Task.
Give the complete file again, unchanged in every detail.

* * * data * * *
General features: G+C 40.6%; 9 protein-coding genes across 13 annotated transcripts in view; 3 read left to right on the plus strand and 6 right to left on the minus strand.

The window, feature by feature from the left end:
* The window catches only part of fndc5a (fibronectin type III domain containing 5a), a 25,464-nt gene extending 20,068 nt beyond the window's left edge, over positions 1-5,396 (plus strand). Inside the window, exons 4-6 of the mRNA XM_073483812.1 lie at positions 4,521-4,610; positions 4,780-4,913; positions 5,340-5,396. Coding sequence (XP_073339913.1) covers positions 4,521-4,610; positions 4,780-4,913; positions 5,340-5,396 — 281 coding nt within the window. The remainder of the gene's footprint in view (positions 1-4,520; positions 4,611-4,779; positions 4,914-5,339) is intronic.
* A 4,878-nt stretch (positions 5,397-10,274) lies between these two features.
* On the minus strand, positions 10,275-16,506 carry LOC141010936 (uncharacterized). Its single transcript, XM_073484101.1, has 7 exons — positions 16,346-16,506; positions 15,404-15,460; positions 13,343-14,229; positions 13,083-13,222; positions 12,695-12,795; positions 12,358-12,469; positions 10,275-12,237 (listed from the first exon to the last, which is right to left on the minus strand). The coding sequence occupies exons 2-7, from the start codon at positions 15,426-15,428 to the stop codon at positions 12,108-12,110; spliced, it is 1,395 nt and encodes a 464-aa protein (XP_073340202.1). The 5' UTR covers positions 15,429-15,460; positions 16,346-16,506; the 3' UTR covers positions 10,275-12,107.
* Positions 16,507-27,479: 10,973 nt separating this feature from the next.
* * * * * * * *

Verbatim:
General features: G+C 40.6%; 9 protein-coding genes across 13 annotated transcripts in view; 3 read left to right on the plus strand and 6 right to left on the minus strand.

The window, feature by feature from the left end:
* The window catches only part of fndc5a (fibronectin type III domain containing 5a), a 25,464-nt gene extending 20,068 nt beyond the window's left edge, over positions 1-5,396 (plus strand). Inside the window, exons 4-6 of the mRNA XM_073483812.1 lie at positions 4,521-4,610; positions 4,780-4,913; positions 5,340-5,396. Coding sequence (XP_073339913.1) covers positions 4,521-4,610; positions 4,780-4,913; positions 5,340-5,396 — 281 coding nt within the window. The remainder of the gene's footprint in view (positions 1-4,520; positions 4,611-4,779; positions 4,914-5,339) is intronic.
* A 4,878-nt stretch (positions 5,397-10,274) lies between these two features.
* On the minus strand, positions 10,275-16,506 carry LOC141010936 (uncharacterized). Its single transcript, XM_073484101.1, has 7 exons — positions 16,346-16,506; positions 15,404-15,460; positions 13,343-14,229; positions 13,083-13,222; positions 12,695-12,795; positions 12,358-12,469; positions 10,275-12,237 (listed from the first exon to the last, which is right to left on the minus strand). The coding sequence occupies exons 2-7, from the start codon at positions 15,426-15,428 to the stop codon at positions 12,108-12,110; spliced, it is 1,395 nt and encodes a 464-aa protein (XP_073340202.1). The 5' UTR covers positions 15,429-15,460; positions 16,346-16,506; the 3' UTR covers positions 10,275-12,107.
* Positions 16,507-27,479: 10,973 nt separating this feature from the next.